Women wearing masks and carrying shopping bags
#Digital Marketing

Holiday 2020: The Most Unprecedented Time of The Year

As we’ve all heard a countless number of times through news and commercials, we are in the middle of an “unprecedented” time. This encompasses everything from trying to find our favorite toilet paper brand, attending a Zoom wedding, learning your kid’s fourth grade common core math, deciding which mask matches your outfit today, and of course, planning for the upcoming holiday shopping season. Even with our long history of managing our clients’ holiday season planning and execution, we are having to pivot and revisit our holiday best practices ensuring we’re prepared for the changes this year. Based on our analysis from the last six months, measuring the impact of the shifts we made this summer, and how the back to school shopping period has reacted, we have found the below variables to be the biggest factors in play for the upcoming season.

Factor #1: Fear of Going Out (FOGO)
As we have seen over the last six months, COVID-19 and the stay-at-home orders that have come with it, have greatly impacted consumer shopping patterns. The biggest pattern being even more people shopping online as stores have been closed, and as stores have started reopening in some areas curbside pick-up has become a larger trend. With the possibility that retail stores may see another round of store closures this fall and winter as COVID-19 cases continue to fluctuate across the country, online will see continued focus. Even where stores are open, consumers are looking for the quickest way in and out of the store. This will put more pressure on retailer sites to retain their in-store customers, as consumers are doing a larger amount of their research online, along with actual orders. This disruption of the consumer’s shopping behavior also opens up the risk of them changing the brands they choose to purchase from. Various studies have revealed nearly half of all consumers purchased from a new brand since March 2020.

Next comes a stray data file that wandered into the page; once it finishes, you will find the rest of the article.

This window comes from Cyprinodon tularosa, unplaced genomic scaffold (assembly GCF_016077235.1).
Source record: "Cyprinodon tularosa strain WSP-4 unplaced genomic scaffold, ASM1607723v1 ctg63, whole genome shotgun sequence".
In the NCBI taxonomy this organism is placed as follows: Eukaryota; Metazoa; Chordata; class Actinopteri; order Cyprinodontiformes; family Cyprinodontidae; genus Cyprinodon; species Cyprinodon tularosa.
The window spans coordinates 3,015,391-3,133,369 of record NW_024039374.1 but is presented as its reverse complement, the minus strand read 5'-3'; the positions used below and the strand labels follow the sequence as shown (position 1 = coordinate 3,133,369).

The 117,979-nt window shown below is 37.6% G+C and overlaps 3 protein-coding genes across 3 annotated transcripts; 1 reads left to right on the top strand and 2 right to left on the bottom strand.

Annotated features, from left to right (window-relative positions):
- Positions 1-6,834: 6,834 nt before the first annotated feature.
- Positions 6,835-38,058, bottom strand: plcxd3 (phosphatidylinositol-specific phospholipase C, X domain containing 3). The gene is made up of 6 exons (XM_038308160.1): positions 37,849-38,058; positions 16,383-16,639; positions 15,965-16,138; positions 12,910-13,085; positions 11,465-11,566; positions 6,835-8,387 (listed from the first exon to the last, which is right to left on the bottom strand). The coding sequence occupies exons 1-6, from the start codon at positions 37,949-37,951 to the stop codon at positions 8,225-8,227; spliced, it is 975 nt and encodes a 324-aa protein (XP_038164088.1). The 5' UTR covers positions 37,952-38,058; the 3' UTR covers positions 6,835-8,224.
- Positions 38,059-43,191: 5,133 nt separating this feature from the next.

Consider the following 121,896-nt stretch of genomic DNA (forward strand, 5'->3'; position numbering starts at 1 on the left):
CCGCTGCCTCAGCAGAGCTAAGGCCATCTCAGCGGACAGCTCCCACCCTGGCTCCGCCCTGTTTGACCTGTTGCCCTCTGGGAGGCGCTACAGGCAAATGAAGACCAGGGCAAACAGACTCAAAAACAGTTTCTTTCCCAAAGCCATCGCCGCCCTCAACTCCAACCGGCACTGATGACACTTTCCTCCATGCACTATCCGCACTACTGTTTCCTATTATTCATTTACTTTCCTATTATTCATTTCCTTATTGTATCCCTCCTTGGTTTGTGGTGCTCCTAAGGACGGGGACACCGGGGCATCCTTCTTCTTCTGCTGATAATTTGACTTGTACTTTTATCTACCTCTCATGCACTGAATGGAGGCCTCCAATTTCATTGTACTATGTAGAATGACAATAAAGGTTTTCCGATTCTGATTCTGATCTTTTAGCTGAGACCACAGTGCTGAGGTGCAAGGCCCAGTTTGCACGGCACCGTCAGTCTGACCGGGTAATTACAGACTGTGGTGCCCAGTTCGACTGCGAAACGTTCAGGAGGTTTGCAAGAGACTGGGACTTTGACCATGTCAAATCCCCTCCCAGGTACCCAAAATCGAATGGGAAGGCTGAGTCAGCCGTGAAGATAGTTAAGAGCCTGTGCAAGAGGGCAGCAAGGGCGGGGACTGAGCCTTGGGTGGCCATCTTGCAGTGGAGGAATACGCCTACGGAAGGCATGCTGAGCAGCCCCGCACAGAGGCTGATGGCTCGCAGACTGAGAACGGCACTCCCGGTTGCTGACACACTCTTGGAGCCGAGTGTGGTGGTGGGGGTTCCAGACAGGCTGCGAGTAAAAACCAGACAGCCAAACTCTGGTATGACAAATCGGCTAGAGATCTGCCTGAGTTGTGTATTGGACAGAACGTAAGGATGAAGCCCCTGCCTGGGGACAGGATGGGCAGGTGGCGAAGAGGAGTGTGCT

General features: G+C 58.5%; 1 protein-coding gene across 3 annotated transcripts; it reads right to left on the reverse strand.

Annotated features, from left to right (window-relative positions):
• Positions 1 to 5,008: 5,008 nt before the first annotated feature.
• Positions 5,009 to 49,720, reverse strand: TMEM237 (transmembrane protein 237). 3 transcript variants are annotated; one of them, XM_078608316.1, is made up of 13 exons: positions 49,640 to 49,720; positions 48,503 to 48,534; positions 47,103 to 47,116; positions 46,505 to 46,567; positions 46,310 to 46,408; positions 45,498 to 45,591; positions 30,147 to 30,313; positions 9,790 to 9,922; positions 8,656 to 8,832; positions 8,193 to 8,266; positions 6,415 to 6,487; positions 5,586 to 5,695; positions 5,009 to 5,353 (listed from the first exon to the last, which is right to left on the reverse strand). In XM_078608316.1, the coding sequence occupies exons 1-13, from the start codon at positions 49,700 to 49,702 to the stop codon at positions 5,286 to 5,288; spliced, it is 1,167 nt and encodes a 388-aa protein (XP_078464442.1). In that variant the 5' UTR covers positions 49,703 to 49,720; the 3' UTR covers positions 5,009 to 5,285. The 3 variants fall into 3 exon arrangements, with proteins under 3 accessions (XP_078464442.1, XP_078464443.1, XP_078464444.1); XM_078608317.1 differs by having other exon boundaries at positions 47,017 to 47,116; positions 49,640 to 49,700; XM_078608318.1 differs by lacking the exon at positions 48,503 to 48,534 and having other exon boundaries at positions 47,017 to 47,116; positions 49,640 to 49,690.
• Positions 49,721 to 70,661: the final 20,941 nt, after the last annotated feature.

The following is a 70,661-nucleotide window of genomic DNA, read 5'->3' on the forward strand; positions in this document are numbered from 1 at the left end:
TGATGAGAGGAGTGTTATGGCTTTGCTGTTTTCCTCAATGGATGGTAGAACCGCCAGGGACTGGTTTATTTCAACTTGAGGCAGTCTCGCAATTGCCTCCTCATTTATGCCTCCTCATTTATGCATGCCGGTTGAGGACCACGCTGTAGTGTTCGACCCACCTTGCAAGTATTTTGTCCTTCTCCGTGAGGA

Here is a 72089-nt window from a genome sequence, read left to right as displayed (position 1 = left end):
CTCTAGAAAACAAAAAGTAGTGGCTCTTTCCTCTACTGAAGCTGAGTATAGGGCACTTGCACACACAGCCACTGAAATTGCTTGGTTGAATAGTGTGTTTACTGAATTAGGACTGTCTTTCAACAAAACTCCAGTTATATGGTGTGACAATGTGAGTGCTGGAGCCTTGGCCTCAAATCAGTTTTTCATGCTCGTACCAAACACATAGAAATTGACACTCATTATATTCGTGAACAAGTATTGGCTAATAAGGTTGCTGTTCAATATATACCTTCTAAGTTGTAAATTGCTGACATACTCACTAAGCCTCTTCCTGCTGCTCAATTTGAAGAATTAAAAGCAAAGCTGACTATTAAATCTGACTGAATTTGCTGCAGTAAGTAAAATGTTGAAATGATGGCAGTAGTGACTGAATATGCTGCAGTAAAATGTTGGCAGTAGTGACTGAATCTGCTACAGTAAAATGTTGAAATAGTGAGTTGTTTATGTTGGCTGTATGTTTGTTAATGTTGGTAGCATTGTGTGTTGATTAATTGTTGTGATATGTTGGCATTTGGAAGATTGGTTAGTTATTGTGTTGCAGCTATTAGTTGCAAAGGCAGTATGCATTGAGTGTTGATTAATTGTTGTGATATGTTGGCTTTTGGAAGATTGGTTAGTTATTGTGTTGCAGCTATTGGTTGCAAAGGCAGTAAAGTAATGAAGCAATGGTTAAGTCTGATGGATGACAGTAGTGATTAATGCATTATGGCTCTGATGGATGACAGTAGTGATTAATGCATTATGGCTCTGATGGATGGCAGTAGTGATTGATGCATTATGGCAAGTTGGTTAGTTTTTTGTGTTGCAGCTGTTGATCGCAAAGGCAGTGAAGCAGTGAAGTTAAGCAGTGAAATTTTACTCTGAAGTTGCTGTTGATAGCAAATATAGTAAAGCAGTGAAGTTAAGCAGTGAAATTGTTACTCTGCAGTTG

You’ll want to prepare for new features and betas from vendors that highlights buy online pick up in-store (BOPIS) and curbside pickup services. Utilizing audience specific data within all your online marketing channels will also be key to ensure your ads and promotions are getting in front of the correct people at the right time to both earn new customers and retain your past customers.

Factor #2: Shift in Category Trends
With so much of people’s everyday lives and hobbies being impacted by COVID-19, we have seen the categories people searching for online greatly shift as well. Travel enthusiasts who are now homebound are not purchasing their travel accessories, and people who would dress up for the office each day are now moving away from their more formal attire as they work at home. We have seen these shifts within search interest as well. Searches for sweatpants are up nearly double compared to last year and searches for gardening gifts are up 58%, while gifts for travelers are down 14% compared to previous years.

These environmental changes mean we cannot rely on last year’s trends to determine budgets or consumer interests. Continue to track search trends for your brand and top categories. Besides mining your own search data or social insights, year-over-year views Google Trends for Search or views in Shopping Insights can help you keep a pulse on search intent and brand health. You will want to track closely any dips that may mimic the significant decrease in search trends we experienced across industries since March 2020.

Factor #3: Inventory & Shipping